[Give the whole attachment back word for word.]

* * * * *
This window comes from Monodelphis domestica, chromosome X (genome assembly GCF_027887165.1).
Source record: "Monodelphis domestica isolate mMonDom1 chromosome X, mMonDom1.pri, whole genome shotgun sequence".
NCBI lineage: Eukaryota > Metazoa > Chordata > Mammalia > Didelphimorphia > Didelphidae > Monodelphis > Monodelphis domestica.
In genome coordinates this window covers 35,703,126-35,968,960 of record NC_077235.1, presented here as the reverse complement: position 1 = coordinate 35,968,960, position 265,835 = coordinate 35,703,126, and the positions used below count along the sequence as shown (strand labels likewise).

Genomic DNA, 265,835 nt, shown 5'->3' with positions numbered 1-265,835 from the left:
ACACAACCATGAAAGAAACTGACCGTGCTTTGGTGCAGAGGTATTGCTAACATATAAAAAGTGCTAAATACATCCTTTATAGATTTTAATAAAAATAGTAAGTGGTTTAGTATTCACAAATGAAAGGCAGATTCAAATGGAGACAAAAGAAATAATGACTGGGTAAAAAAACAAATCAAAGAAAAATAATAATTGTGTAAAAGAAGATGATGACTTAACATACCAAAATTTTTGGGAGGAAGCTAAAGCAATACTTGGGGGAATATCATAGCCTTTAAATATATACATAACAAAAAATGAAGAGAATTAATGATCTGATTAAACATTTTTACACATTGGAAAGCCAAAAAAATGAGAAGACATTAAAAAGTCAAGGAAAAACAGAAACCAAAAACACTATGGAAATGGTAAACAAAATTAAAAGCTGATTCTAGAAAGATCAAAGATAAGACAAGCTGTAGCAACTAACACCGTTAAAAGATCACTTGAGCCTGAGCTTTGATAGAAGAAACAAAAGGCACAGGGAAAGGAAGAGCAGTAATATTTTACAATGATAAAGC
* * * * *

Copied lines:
This window comes from Monodelphis domestica, chromosome X (genome assembly GCF_027887165.1).
Source record: "Monodelphis domestica isolate mMonDom1 chromosome X, mMonDom1.pri, whole genome shotgun sequence".
NCBI lineage: Eukaryota > Metazoa > Chordata > Mammalia > Didelphimorphia > Didelphidae > Monodelphis > Monodelphis domestica.
In genome coordinates this window covers 35,703,126-35,968,960 of record NC_077235.1, presented here as the reverse complement: position 1 = coordinate 35,968,960, position 265,835 = coordinate 35,703,126, and the positions used below count along the sequence as shown (strand labels likewise).

Genomic DNA, 265,835 nt, shown 5'->3' with positions numbered 1-265,835 from the left:
ACACAACCATGAAAGAAACTGACCGTGCTTTGGTGCAGAGGTATTGCTAACATATAAAAAGTGCTAAATACATCCTTTATAGATTTTAATAAAAATAGTAAGTGGTTTAGTATTCACAAATGAAAGGCAGATTCAAATGGAGACAAAAGAAATAATGACTGGGTAAAAAAACAAATCAAAGAAAAATAATAATTGTGTAAAAGAAGATGATGACTTAACATACCAAAATTTTTGGGAGGAAGCTAAAGCAATACTTGGGGGAATATCATAGCCTTTAAATATATACATAACAAAAAATGAAGAGAATTAATGATCTGATTAAACATTTTTACACATTGGAAAGCCAAAAAAATGAGAAGACATTAAAAAGTCAAGGAAAAACAGAAACCAAAAACACTATGGAAATGGTAAACAAAATTAAAAGCTGATTCTAGAAAGATCAAAGATAAGACAAGCTGTAGCAACTAACACCGTTAAAAGATCACTTGAGCCTGAGCTTTGATAGAAGAAACAAAAGGCACAGGGAAAGGAAGAGCAGTAATATTTTACAATGATAAAGC